Blood tests play an important role in physical health with common blood tests measuring cholesterol levels, blood count, hormones and chemicals in your body. When it comes to mental health, though, there aren’t many specific tests for healthcare providers to help reach a mental health diagnosis. For example, there aren’t any “red flags” in your blood test results that would help identify bipolar disorder to your healthcare provider. But blood tests can play a role in understanding symptoms that could represent a mental illness and help with mental health maintenance.

Blood tests during mental health screening

Feeling extra tired lately? More anxious than usual? Trouble sleeping? Time to do something about it.

Just as you would schedule an appointment or annual physical with a healthcare provider for a physical health concern, you can schedule a mental health screening if you suspect you’re suffering from poor mental health. A mental health screening is used to help diagnose mental disorders1. You can request an appointment for a mental health screening with your primary healthcare provider or seek an appointment with a psychiatrist.

During a mental health screening (also can be called a mental health assessment, mental illness test, psychological evaluation, psychology test, or psychiatric evaluation), your healthcare provider will begin by asking questions related to mental illness symptoms. Common symptoms related to poor mental health include1:

  • Excessive worrying or fear
  • Extreme sadness
  • Major changes in personality, eating habits, and/or sleeping patterns
  • Dramatic mood swings
  • Anger, frustration, or irritability
  • Fatigue and lack of energy
  • Confused thinking and trouble concentrating
  • Feelings of guilt or worthlessness
  • Avoidance of social activities

After answering questions about symptoms, your healthcare provider may order some blood tests to see if any of the symptoms could be related to something happening with your physical health versus mental health. For example, symptoms like depression and fatigue may align with an underactive thyroid or low Vitamin D levels2. Ruling out underlying physical conditions can help your healthcare provider pinpoint if there is a mental illness at play.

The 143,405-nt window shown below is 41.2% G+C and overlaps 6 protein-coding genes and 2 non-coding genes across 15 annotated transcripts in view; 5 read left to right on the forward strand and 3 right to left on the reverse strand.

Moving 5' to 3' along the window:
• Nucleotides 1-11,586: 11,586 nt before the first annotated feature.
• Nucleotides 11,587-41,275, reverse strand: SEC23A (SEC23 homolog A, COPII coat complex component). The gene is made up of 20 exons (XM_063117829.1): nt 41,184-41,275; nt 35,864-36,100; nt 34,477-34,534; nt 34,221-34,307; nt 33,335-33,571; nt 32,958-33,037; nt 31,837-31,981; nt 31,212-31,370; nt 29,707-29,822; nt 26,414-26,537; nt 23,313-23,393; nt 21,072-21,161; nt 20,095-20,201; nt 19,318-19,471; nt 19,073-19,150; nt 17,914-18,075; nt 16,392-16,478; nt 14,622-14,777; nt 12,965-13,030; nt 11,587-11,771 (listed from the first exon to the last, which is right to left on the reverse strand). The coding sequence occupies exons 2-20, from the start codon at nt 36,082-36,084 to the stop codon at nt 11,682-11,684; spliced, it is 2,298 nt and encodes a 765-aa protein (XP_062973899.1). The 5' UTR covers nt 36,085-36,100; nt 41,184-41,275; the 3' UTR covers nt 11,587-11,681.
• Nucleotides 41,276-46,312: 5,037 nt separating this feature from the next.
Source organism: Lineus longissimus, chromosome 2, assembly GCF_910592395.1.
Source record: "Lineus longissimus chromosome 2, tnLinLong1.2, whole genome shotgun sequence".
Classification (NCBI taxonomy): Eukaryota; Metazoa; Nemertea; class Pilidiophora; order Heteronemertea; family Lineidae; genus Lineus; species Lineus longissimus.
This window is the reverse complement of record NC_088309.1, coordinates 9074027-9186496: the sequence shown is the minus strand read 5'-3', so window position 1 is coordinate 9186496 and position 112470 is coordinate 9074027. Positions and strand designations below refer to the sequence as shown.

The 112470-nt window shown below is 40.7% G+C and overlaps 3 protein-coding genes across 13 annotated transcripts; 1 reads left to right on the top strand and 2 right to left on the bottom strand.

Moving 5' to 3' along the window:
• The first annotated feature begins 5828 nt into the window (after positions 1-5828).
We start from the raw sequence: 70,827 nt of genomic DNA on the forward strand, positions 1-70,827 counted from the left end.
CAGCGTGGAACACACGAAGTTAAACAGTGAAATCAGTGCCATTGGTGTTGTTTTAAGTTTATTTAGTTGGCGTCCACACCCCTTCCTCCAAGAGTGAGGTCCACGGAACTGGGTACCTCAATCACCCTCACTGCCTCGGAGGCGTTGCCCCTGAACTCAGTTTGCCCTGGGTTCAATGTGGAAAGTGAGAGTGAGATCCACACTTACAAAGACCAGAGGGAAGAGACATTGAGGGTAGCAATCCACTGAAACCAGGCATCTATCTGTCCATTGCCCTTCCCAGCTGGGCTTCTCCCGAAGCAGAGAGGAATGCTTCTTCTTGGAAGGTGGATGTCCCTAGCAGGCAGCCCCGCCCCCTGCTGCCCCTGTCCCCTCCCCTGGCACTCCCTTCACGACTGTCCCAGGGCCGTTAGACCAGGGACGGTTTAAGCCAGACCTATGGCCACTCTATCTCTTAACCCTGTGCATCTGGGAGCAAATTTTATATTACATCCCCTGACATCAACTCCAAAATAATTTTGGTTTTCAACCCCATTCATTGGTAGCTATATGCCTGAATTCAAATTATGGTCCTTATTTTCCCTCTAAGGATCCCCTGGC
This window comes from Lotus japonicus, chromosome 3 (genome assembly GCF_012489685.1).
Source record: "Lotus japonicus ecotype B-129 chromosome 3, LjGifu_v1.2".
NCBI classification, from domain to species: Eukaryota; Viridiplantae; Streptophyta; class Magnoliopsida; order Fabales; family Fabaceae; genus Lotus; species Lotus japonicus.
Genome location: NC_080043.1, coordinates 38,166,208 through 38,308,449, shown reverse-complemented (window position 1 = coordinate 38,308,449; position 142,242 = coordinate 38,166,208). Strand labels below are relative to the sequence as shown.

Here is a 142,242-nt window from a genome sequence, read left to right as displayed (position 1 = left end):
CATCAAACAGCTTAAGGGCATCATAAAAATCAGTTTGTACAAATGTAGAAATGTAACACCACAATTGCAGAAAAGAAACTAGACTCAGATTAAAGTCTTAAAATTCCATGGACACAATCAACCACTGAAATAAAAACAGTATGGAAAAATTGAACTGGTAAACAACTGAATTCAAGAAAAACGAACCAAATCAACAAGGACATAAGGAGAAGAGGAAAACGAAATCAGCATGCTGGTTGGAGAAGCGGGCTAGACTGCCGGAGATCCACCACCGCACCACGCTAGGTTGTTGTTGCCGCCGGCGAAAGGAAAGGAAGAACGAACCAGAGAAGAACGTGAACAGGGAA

Blood tests for mental health medications

If you are diagnosed with a mental health illness and are prescribed medication, there’s a chance you may need a blood draw. Depending on the illness and medication, your healthcare provider may order bloodwork to see if you have proper levels of the medication in your system and make changes to the dose as needed. Tricyclic antidepressants (TCAs) were the first types of antidepressants developed. Commonly prescribed TCAs include:

  • Doxepin
  • Nortriptyline
  • Amitriptyline
  • Imipramine
  • Desipramine

While these antidepressants are effective, they can come with side effects and also be the cause of accidental overdoses. For these reasons, regularly testing the levels in your system is important to ensure that you are getting the proper dose3.

Another mental health illness that may require frequent medication bloodwork is bipolar disorder. Lithium is commonly ordered for this condition and while effective at treating bipolar disorder, lithium levels need to be monitored closely because it is a drug with a narrow therapeutic index. This means that careful monitoring is necessary to maximize effectiveness and minimize adverse drug events and toxicity4.

Can blood tests diagnose depression?

Considering depression affects nearly 280 million people,5 this is a popular question. While blood tests are most commonly used to rule out conditions that may present like depression, there are some recent studies showing that a blood test for depression treatment could be possible6.

Whether you need blood tests for your medication management or need to complete the tests as part of your screening, Scarlet® can help. Take one thing off your plate and let Scarlet meet you where you are for blood draws.

Sources:

  1. https://medlineplus.gov/lab-tests/mental-health-screening/
  2. https://medlineplus.gov/hypothyroidism.html
  3. https://medlineplus.gov/lab-tests/tricyclic-antidepressant-tca-screen/
  4. https://www.ncbi.nlm.nih.gov/pmc/articles/PMC6161983/
  5. https://www.who.int/news-room/fact-sheets/detail/depression
  6. https://psychcentral.com/depression/blood-test-for-depression